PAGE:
“Dad! I got to talk to you… I’m scared Dad”
It’s Christmas Eve and Walter is delivering a big presentation to his board of directors. You can see the jitters in his face, he knows his head is on the chopping block if things go wrong. His eyes flit between his boss and his son.
“Let me just finish this meeting then erm we’ll figure it out ok?”
“Figure out what?… All you care about is yourself!”
What should Walter have done? He has to decide between his career and the pleas of his child. Neither will forgive him if they are overlooked. I’ll leave you in suspense and you’ll have to watch Elf if you want to find out what Walter did. Though you can probably guess because it’s a Christmas movie.
Life isn’t a Christmas movie though and we have to face these real dilemmas throughout our day. In the film, Walter’s son ran to his office across town but in the new normal for many parents, children are on the other side of a makeshift office door. I know many who don’t feel like they are working from home but living at work.
Many of us are taught productivity tools to deal with the competing interests in our work lives. It makes sense for companies to equip us with these to get the most out of our time in the office. Yet it’s much harder to deal with competing interests across different areas of our lives; relationships vs work, family vs friends, relaxation vs exercise.
To better navigate this, one tool I’ve found effective is a modified Eisenhower matrix. It was originally created by the former President to deal with the stress of his position. It’s usually used exclusively for work but I’ve expanded it to include everything in my day.
If you’re not familiar with it, get a piece of paper and draw lines across the middle vertically and horizontally. Label the sections as in the photo; important & urgent, important & non-urgent, non-important & urgent, non-important and non-urgent.
Now think about the tasks you have swirling about in your head for today and place them on the sheet. Urgent for our context means needs to be done today. Think about scale so the most critical item is the top right corner and it’s different for everyone so there’s no judgment. A friend of mine goes for a walk with his wife at 6 pm no matter what. Right now, calling my family every day is non-negotiable.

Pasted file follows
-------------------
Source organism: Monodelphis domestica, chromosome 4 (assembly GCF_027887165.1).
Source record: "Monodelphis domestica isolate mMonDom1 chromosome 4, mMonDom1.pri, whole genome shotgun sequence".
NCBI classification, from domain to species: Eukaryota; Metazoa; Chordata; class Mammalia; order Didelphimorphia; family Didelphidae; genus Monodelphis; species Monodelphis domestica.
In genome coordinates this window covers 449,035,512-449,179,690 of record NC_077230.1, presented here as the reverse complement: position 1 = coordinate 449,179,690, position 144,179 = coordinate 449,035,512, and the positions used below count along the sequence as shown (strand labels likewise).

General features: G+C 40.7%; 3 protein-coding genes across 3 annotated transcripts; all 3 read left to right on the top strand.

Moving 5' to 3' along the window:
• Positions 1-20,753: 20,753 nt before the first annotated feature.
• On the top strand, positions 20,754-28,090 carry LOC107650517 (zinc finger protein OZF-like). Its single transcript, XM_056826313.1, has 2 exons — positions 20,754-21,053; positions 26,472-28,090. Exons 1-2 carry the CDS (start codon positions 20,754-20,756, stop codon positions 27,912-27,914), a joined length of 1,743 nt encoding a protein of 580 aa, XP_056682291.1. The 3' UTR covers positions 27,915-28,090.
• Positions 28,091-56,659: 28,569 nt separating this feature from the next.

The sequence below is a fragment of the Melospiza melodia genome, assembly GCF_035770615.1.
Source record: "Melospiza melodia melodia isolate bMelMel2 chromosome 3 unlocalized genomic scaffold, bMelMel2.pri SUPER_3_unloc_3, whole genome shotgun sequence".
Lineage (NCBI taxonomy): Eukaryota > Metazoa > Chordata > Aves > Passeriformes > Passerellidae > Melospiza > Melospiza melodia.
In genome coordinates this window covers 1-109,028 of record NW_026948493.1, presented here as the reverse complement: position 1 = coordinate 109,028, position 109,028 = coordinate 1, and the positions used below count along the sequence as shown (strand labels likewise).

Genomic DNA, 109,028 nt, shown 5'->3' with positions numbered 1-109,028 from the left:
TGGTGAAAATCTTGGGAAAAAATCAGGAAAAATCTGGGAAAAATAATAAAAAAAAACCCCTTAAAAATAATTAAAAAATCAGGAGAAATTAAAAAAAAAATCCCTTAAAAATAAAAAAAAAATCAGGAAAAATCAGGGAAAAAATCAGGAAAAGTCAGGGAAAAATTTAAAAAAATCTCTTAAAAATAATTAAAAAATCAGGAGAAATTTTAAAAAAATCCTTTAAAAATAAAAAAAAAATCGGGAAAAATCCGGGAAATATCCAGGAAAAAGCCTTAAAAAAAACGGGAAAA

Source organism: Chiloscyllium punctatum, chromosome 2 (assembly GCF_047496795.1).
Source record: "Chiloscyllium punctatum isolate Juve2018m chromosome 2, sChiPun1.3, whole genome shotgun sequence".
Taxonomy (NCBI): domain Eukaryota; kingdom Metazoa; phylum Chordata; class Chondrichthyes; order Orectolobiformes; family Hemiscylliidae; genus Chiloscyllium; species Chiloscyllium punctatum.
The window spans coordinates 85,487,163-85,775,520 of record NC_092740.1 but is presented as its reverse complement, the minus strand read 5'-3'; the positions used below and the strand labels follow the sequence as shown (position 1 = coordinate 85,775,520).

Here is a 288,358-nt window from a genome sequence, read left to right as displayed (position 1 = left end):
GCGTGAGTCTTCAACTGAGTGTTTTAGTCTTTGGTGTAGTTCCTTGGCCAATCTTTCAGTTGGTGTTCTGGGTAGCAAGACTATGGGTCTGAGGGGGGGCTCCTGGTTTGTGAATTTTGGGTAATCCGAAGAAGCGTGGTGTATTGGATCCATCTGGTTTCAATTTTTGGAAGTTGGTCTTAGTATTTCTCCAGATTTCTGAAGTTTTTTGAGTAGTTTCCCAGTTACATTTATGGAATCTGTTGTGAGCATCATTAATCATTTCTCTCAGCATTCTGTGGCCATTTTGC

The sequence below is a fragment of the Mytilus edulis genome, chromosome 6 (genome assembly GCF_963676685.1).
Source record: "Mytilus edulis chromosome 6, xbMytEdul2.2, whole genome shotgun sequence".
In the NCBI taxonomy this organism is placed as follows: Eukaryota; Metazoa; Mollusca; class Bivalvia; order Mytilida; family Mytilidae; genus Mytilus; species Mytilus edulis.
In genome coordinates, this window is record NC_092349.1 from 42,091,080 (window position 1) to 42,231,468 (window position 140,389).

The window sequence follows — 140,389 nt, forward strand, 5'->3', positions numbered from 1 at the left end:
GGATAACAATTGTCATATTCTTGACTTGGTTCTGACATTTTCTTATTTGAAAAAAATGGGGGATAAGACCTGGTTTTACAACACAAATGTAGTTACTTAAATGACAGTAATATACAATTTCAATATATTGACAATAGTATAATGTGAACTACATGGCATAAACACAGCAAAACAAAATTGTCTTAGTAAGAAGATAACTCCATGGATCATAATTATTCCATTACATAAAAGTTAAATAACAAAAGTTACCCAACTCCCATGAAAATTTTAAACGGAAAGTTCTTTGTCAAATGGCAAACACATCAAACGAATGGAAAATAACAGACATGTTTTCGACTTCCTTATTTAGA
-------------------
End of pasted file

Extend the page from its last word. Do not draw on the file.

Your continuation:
The key section is “Urgent & Important” and these are the priorities for the day. When time is running low, I will sacrifice the tasks closer to the borders of this section first. In this example, while I’d prefer to help my colleague on the day, I know it’s ok if I help tomorrow instead.
You might be surprised to see watching a soccer game so close to the main section but it’s a way I destress at the end of the day. Don’t underestimate the things you do for your sanity! As new tasks come in throughout the day, you can add them to the page and shuffle around the other tasks. I use arrows to adjust my priorities when needed.
You might be thinking Walter couldn’t pull out his piece of paper on the spot to add “talk to worried son”. You’d be absolutely right yet through doing this exercise, you’ll spot a pattern in your behavior and how you react to different scenarios. Walter would know he tends to sacrifice his family for his work and wouldn’t be happy with the reflection the Eisenhower matrix shows him.
The way you start off the sheet is what you imagine your best self would do. The mess at the end of the day with arrows pushing things into tomorrow is what you really do. My weakness is buying a quick dinner to save time for tasks I self-identified as less important.
This isn’t an exercise to make you feel bad about yourself but to close the gap between the real you and your ideal you. It’s harder to be in denial about the everyday trade-offs you are making when they are mapped out in front of you I hope it will help you live in greater alignment with what deep down matters to you.